Plant Profile: Daylilies

The Daylily Days of summer have arrived! Bright color is a little bit later than usual, thanks to our odd spring, but that just means we get to enjoy it for a little longer than usual. The daylilies are in full bloom, and though the flowers themselves only each last a single day, the sheer quantity of buds on each flower scape will make the show last for weeks.

Daylilies thrive in full sun, but will tolerate some shade during the middle of the day. Plants grown in more shade than sun may be less robust and have fewer or smaller flowers than their sunnier counterparts. They appreciate moist, but well-drained soil, but will grow just about anywhere. A couple good shovelfuls of compost or aged manure when they are planted will provide a good boost to foliage and flowers alike. Proper planting depth is important; if daylilies are planted too deeply, they will most likely not flower, as they will put their energy into setting a new series of roots at the proper depth. Certain varieties of daylily will bloom through the entire summer, others will only send up one set of flower buds, and then are done, but the one bloom cycle can last nearly two months.

Most daylilies available on the market today are hybrids, though there are a few species plants that are worth growing. The most recognizable is Hemerocallis fulva, the common orange daylily, or what most people refer to as the “tiger lily”. It is not native, but it has naturalized along most roadsides in New England, and summer just wouldn’t be summer without it. It spreads and colonizes quite readily through root runners and seed. The variety ‘Kwanzo’ is a double-flowered variety, and is the only known triploid (three sets of chromosomes) daylily. It cannot produce seed, so must be propagated by root division. The “lemon lily,” H. lilioasphodelus, is a very old variety, one of the first introduced to the US, and blooms a clear yellow with a delightful fragrance. It is often found near old abandoned foundations, a testament to the longevity of these plants.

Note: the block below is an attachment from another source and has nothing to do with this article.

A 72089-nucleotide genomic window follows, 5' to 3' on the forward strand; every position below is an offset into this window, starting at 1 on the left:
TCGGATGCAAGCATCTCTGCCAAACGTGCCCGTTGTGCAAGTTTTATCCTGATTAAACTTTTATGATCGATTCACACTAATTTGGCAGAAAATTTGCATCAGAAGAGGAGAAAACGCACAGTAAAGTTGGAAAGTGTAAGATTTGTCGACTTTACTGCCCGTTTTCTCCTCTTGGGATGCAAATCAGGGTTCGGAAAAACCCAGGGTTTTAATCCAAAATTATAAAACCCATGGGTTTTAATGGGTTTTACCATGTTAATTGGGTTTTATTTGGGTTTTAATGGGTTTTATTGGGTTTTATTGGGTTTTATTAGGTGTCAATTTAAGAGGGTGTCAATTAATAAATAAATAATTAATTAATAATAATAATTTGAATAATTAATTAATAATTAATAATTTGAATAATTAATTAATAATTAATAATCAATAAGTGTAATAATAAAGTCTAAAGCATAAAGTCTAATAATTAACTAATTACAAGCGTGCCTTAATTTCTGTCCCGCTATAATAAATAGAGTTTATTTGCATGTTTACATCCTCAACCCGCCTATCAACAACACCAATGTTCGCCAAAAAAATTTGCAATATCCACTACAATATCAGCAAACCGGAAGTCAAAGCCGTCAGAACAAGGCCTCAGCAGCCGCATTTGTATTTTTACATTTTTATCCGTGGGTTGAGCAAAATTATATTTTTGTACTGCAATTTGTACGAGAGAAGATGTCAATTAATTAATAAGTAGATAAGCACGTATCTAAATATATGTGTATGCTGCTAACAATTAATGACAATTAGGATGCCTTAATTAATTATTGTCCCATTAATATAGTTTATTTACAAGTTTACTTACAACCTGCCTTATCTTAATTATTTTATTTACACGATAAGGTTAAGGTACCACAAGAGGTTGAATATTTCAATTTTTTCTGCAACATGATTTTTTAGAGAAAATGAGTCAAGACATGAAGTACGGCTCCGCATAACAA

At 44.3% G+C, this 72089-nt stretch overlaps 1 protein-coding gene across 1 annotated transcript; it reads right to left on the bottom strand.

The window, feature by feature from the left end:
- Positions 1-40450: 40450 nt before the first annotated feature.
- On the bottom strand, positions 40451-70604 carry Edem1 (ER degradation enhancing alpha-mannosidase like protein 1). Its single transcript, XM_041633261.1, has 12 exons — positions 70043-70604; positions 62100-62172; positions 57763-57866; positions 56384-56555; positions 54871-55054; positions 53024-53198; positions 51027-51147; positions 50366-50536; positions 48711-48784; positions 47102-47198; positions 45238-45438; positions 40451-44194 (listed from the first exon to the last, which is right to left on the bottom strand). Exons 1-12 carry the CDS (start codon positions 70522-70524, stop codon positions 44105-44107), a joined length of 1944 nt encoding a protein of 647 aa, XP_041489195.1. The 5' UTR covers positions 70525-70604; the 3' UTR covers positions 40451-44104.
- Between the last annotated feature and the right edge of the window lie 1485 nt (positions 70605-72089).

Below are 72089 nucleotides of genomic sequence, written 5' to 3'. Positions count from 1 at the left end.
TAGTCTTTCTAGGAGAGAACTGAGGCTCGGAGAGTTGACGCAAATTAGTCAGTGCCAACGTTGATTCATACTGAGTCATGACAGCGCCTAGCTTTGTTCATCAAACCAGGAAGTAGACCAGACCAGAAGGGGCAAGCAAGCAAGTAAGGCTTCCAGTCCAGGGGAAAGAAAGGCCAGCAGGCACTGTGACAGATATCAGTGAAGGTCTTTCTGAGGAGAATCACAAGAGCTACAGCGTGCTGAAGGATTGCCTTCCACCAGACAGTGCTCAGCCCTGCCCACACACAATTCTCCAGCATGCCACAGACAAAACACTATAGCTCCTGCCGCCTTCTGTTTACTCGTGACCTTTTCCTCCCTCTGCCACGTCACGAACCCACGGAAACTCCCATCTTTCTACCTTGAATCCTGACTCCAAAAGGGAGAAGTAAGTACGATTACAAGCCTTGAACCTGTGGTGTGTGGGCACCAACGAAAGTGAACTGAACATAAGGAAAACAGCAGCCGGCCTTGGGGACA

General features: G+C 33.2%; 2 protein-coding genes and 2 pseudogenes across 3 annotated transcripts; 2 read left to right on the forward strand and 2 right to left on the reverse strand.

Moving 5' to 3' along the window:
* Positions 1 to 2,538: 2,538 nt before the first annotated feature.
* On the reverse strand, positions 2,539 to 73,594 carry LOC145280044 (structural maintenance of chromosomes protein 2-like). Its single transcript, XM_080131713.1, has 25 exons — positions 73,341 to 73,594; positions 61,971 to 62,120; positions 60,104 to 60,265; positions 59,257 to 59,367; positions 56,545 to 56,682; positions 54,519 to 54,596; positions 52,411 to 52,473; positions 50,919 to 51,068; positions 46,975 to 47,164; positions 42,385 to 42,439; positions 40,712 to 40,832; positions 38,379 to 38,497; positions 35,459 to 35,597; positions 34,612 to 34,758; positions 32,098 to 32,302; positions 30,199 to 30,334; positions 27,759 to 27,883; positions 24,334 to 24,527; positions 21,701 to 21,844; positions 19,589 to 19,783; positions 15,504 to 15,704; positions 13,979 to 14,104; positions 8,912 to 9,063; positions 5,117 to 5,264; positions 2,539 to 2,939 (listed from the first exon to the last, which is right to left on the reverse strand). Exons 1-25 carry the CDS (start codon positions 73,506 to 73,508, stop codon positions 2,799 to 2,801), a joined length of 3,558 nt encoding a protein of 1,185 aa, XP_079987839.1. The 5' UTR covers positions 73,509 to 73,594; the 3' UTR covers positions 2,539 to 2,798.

Diploid daylilies are some of the sweetest flowers you’ll find. Good pink colors are easy to find, as are the more delicate ‘spider’ forms and double-flowered varieties. They are incredibly easy to breed, making them ideal for the daylily hobbyist that wants to get creative. Some of our favorite varieties are diploid, such as ‘Stella d’Oro’, ‘Happy Returns’, and ‘Hyperion’. ‘Hyperion’ in particular is lovely, as it is one of relatively few scented varieties available today. ‘Fairytale Pink’ is one of many varieties that has what is referred to as “diamond dusting” on the petals, giving them a beautiful white sparkle in the sunshine. There are some that sparkle yellow, and these are sometimes called “gold dusted”, and are relatively less common.

Since the ’90s, daylily breeders have been working with tetraploid (four sets of chromosomes) daylilies. These extra sets of genes have led to amazing variety of colors and shapes in flowers. These often have rounded flowers with wide, curled petals. The edges of the petals can be ruffled or smooth, and may have a different or bi-colored edge. They usually will have an eyespot, sometimes with multiple bands of different colors.

A personal favorite of mine is one of deepest, darkest, velvety wine-purple, with a bright yellow throat. ‘Strutter’s Ball’ is a “designer” tetraploid daylily, and certainly lives up to the label. ‘Persian Market’ is another that I am growing at home, one of the All-America winners, a pinky-orange color. The amazing number of flower scapes put out by this plant keeps it in bloom for nearly 6 weeks. They are both a favorite flower of bees, hummingbirds, and butterflies, and I am more than happy to have them in my garden.